2-15
Copyright 2009 Pearson Education, Inc. Publishing as Prentice Hall.

Seamless Integration
Seamless integration: a firms
customers can easily shift
transactions across various
channels
Goal: all areas have all the
customer information they
need so the customer is
treated properly

2-16
Copyright 2009 Pearson Education, Inc. Publishing as Prentice Hall.

Alignment
Getting all of functional areas of a firm to work together
This includes the companys various salespeopleits inside
reps, geographic reps, customer service reps, etc.

2-17
Copyright 2009 Pearson Education, Inc. Publishing as Prentice Hall.

Alignment
Alignment occurs at 3 levels

2-18
Copyright 2009 Pearson Education, Inc. Publishing as Prentice Hall.

Areas to Align
Technology

CRM system
used by
salespeople
also supports
marketing

Processes
and Goals

Lead
management

2-19
Copyright 2009 Pearson Education, Inc. Publishing as Prentice Hall.

Sales
Metrics

Marketing &
sales have
same sales
targets for a
new product

Self-Assessment Library
Go to http://www.prenhall.com/sal/
Access code came with your book

Click the following


Assessments
Life in Organizations
Careers
How Motivated Am I to Manage?

2-20
Copyright 2009 Pearson Education, Inc. Publishing as Prentice Hall.

Ethics in Sales Management:


Stuck in AOHell
Customer tried to cancel his AOL service 21 times
Recorded the call and posted the conversation on the Web

Customer claimed moving to France, still had to talk


to manager in order to cancel
AOL: every Member that calls in to cancel their
account is a hot lead
State of New York fined AOL $1.25 million for
hassling customers who wanted to cancel and then
billing them anyway
Source: Keith Dawson, Your Call is Not Particularly Important to Us, Call Center Magazine (Oct.
2006), p. 4; Anonymous, Customers Complain of Cancellation Problems, FinancialWire (July 2, 2006),
p. 1.
2-21
Copyright 2009 Pearson Education, Inc. Publishing as Prentice Hall.

Role Play: Mechanix Illustrated


Family-owned magazine serving diesel mechanic
shops
5000 subscribers, 10% increase over past 2 yrs
Advertising sales stagnant
Bill North, editor
Does advertising sales

Sandy Lake, Lake Sales


Wants to sell advertising
Wants to take over subscriber management
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Copyright 2009 Pearson Education, Inc. Publishing as Prentice Hall.

Role Play (continued): Action Steps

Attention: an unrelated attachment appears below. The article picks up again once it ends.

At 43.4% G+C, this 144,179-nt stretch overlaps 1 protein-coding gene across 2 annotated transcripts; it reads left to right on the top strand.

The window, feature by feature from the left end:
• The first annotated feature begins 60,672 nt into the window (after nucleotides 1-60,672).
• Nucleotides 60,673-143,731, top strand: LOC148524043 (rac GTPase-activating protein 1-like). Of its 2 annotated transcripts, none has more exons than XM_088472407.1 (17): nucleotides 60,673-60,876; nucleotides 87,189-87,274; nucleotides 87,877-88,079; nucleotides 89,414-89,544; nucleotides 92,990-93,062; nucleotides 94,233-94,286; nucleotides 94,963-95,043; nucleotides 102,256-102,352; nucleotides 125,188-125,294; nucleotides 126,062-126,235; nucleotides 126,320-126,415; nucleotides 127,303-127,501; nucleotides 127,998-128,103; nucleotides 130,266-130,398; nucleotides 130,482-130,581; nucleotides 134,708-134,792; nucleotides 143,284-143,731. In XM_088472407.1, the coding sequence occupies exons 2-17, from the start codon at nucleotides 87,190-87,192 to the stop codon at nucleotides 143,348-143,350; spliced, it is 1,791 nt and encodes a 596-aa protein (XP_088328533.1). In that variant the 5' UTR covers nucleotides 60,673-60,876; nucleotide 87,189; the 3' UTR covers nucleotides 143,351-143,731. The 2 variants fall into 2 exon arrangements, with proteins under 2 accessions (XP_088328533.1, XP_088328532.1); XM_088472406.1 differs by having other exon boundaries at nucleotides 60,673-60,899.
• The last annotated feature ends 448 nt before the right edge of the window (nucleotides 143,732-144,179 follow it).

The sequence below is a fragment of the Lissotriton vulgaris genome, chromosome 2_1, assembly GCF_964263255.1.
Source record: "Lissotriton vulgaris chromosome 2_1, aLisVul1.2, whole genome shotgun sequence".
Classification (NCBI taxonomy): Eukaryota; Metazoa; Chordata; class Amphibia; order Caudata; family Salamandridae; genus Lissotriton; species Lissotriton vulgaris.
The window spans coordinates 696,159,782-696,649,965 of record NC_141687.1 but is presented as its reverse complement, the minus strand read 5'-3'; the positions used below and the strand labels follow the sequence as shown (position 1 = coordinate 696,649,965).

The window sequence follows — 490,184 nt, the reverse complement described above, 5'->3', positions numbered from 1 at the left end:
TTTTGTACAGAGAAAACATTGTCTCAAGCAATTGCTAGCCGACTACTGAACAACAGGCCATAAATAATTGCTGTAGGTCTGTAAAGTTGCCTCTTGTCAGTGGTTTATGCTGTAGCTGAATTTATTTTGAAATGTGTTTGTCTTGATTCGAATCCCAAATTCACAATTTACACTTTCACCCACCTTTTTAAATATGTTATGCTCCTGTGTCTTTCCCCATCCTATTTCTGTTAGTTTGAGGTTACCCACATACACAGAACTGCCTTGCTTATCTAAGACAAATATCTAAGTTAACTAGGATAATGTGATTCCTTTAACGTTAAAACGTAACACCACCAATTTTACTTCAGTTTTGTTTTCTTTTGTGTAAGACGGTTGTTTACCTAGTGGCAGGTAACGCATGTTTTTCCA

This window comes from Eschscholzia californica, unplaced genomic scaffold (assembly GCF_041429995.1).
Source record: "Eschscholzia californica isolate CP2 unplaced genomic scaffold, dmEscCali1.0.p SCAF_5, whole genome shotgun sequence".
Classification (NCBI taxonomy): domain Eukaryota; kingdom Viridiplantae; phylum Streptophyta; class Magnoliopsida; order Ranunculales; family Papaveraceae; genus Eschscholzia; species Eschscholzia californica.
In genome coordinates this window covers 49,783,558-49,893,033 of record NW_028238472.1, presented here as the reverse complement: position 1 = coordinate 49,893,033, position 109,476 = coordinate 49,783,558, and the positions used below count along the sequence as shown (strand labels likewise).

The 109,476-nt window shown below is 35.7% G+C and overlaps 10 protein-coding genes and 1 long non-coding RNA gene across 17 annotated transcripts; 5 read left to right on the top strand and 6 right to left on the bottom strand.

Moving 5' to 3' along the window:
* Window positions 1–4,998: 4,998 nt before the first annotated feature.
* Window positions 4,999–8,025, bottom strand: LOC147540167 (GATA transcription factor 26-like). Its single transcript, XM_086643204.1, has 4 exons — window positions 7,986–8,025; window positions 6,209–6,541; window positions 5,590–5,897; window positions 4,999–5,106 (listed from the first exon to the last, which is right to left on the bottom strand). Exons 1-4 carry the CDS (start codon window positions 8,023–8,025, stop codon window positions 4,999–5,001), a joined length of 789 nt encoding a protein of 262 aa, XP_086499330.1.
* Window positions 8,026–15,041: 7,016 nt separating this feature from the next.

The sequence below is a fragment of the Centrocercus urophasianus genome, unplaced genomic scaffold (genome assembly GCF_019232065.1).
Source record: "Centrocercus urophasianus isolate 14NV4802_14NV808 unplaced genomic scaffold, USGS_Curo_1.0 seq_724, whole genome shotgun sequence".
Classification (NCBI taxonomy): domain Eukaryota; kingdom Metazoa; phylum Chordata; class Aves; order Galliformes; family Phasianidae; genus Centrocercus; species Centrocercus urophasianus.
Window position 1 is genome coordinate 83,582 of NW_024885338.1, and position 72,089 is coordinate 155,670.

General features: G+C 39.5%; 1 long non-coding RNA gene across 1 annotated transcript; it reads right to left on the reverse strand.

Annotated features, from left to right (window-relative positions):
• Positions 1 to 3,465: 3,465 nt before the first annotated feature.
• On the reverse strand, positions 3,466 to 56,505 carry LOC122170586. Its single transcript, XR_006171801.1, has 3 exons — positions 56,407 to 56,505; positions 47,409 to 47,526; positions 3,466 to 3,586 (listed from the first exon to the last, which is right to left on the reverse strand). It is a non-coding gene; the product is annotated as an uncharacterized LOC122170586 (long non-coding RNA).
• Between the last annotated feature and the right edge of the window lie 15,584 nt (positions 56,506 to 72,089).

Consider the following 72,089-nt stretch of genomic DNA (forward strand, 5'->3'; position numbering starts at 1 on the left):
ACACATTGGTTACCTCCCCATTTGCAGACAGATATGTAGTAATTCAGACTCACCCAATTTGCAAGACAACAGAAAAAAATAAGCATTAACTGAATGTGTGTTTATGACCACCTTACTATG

Bill
List objectives
List concerns regarding outsourcing advertising sales

Sandy
Develop particular sales format (phone, field, etc.)
List advantages for that format

Role play the sales call

2-23
Copyright 2009 Pearson Education, Inc. Publishing as Prentice Hall.

Caselet 2.1:
Hereford Promotions
Promotional products company with 3 sales
people
In past year, sales up 8%, but customer
complaints have doubled
In past quarter, 12 new customers, 15 lost
Companys net income averaging
~$1000 / month

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Copyright 2009 Pearson Education, Inc. Publishing as Prentice Hall.

Caselet 2.1 (continued):


Running the numbers
Salespeople paid 10%
commission on each sale
Earn an average of
$10,000 /month

Company averages 40
large customers per
salesperson
Large customer bills
$20,000 / year

Each rep earning


$10,000 /month adds $5000 Small customers account
profit margin to the company
for $20,000 /month for
each rep
New salespeople wont work
Each rep might have 100 small
for straight commission, they
customers
expect a salary ($3000) until
sales are high enough to
cover expenses

2-25
Copyright 2009 Pearson Education, Inc. Publishing as Prentice Hall.

Caselet 2.1 (continued):


Making decisions
What alternatives for growth might Sandy
consider?
What multichannel options might she
pursue?

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Copyright 2009 Pearson Education, Inc. Publishing as Prentice Hall.

Caselet 2.2:
Marchetti Machines, Problem 1
Salesperson Frank McCaslin is close to landing a
large account, one of the biggest sales of the year
Accounts CFO plays golf with Marchetti service
manager Louis Ruggieri
Ruggieri says the service team hates to work on
the system Frank proposed
Accounts CFO emails, if that is the case, were
going to have to open our search up to some other
companies to try to find something more reliable
2-27
Copyright 2009 Pearson Education, Inc. Publishing as Prentice Hall.

Caselet 2.2 (continued):


Marchetti Machines, Problem 2
Sales division is reorganizing
Bottom 10% of accounts moving to inside sales
Inside sales moving to new division with Web sales and
distributor sales
Distributors are only allowed to sell to

Accounts under $100,000 in annual revenue


Accounts that require engineering that Marchetti doesnt do
Accounts they find first
Cannot sell to government or accounts already on Marchettis
customer list

Current issue: distributors sell to Marchetti accounts


Company names are not obvious or divisions operate under different
names
Difficult to know who owns the account
2-28
Copyright 2009 Pearson Education, Inc. Publishing as Prentice Hall.

Caselet 2.2 (continued):


Marchetti Machines, Questions
1. How should Franks boss, Emily, handle the
problem with Louis Ruggieri?
What should she do about the account?
What should she tell Frank if the account is lost
completely?

2. What problems are likely to occur because of


the reorganization?
Did these issues exist before the reorganization?
Will these issues be better or worse as a result of the
change in structure?

2-29
Copyright 2009 Pearson Education, Inc. Publishing as Prentice Hall.